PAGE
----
• Cryotherapy in the form of ice baths isn’t recommended for recovery and icing an area of soreness has not been linked to reducing delayed onset muscle soreness (DOMS), but cold baths may be beneficial. Cold baths or showers can help speed recovery, but this does not mean to sit in a bucket of ice: the idea is not to try to numb your body. If you have an area of your body that is tight or sore, say your calves, then you may help the healing and recovery by standing in a cold bucket of water. Make it cold enough so the ice slowly melts in the water.
See The Podiatrist if you have any injuries.
Choosing the right running shoe is an important part of your overall running comfort. It can be the difference between enjoying your run and sustaining long term injury. But how do you choose a shoe?
Surely a running shoe is just a shoe? Not so. Here are a few pointers on what you should consider before you go out and spend money on running shoes.
It’s not for nothing that runners are incredibly loyal about their shoes.
Once you find something, stay with it. Look at what worked in the past.
Comfort is important
Comfort and cushioning are important features to consider when buying a shoe. This might sound obvious to you, but, if the shoe feels rigid, too flexible or narrow, too soft or hard, then rather don’t get it. Your first experience doesn’t guarantee later experience, but if it’s not good then, it’s unlikely that it’ll get better over time.
If you’re a first-time buyer, it’s obviously different. You’ll need to try the shoe on and remember that if it’s not perfectly comfortable when you lace it up, then it probably won’t be comfortable after an hour of running.
Flexibility of the shoe, and even its shape, make just any old cross trainers unsuitable. They also tend not to give much support to the arches.
Many of us are lured by the look of shoe, and by the gadgets and marketing. People want the ‘air’ or the ‘gel’ or any of the array of marketing claims, because they’ve either read about it, or a famous athlete uses the shoe, or they have friends who recommend it. But there are other factors you need to consider too, such as whether or not you tend to pronate.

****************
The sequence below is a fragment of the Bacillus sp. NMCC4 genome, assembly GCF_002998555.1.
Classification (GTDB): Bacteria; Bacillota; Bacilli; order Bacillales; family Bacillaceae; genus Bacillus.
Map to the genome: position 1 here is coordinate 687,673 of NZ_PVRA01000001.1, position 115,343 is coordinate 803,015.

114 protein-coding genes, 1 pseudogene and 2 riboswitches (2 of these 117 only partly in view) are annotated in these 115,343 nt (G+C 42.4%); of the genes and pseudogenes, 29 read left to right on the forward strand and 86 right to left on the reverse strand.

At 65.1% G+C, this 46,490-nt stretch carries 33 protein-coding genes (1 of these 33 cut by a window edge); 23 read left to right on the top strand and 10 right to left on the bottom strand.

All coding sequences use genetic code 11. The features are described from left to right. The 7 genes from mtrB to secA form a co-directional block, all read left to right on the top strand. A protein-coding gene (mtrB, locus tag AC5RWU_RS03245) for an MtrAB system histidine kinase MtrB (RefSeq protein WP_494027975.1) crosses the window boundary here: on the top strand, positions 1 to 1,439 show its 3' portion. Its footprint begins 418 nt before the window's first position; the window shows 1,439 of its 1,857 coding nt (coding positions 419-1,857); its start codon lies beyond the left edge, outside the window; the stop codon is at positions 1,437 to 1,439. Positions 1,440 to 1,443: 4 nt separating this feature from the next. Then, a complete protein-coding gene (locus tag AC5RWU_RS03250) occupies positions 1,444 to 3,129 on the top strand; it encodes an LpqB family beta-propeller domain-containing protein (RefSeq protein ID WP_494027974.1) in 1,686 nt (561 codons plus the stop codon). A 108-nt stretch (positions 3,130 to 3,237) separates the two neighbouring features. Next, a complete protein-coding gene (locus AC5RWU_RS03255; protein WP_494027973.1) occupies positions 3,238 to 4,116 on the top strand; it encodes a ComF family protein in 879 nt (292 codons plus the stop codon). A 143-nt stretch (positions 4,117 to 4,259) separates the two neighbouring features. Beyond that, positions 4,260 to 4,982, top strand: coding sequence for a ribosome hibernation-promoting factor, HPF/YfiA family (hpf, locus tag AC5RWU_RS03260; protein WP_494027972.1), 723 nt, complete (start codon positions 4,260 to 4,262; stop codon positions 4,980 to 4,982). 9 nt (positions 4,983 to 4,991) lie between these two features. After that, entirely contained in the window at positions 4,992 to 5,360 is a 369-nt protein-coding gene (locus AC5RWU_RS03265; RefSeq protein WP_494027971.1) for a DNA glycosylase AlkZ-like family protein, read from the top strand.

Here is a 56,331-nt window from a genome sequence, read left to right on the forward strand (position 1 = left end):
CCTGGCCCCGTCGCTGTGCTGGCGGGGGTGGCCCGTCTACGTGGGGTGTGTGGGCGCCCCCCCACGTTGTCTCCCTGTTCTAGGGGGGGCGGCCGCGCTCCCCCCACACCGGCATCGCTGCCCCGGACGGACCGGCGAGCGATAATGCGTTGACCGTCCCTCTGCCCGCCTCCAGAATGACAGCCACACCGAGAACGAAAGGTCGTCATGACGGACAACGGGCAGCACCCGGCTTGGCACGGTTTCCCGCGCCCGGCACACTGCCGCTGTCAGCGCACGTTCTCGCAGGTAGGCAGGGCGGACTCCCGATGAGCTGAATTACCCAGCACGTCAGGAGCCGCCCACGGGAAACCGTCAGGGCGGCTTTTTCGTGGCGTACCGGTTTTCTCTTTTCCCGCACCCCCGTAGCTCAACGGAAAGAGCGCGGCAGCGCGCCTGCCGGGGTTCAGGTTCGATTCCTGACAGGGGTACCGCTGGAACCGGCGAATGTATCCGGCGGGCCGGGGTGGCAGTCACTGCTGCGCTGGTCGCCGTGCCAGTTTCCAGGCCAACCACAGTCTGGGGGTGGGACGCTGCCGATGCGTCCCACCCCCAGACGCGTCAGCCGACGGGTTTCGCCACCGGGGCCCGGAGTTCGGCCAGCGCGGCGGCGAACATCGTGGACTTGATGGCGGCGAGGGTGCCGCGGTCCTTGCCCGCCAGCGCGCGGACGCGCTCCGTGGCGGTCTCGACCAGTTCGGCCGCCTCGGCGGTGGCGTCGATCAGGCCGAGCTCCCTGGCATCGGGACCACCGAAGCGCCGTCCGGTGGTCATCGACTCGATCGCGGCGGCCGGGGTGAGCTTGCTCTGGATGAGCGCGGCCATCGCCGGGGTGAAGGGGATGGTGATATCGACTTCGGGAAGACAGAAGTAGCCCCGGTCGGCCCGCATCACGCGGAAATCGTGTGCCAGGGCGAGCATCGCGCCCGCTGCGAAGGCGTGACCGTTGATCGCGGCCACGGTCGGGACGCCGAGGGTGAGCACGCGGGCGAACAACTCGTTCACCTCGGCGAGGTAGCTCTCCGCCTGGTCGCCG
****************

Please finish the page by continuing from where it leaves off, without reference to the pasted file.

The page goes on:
Do you pronate?
This involves the rotation of the foot outwards during the landing period.
That means that those who pronate land on the outside of the foot (usually at the heel) and then roll in, over towards the big toe. When this happens too much or too fast, there is believed to be a risk of injury because of the weight that joints have to support.
Many people do find that a stability shoe helps them because it does change the movement of the foot. These are the shoes that have a built up inner portion, so that when the foot lands, it is “blocked” from rotating inwards.
If you do this excessively, then you might be better off in these shoes, whereas people who roll in normally are better off in cushioned shoes.
You must be careful not to choose a heavy shoe that restricts movement of the foot.
If you find you are in some pain in your feet after running, rather see The Podiatrist for expert opinion.
How long will your shoes last?
Generally with shoes, one talks about the mileage of the shoe, and not about the time the shoe lasts, for the obvious reason that some people will run once a week, whereas others run six times a week, and so over six months, the shoe is used completely differently!
Even for mileage, it can be difficult, because it depends so much on the runner. Mass is obviously a key factor – 100kg running 8km is going to wear a shoe differently compared to 65kg running 8km.
Mechanics also affect the shoe, because it wears a shoe in different places. Generally, shoes will last 600km as a minimum, more in some people.
The only way to really gauge is when the midsole starts to get so compacted that it loses all its softness. Or, it gets compacted one side, but not the other, so the shoe starts to “lean”. Or the black rubber outsole wears away.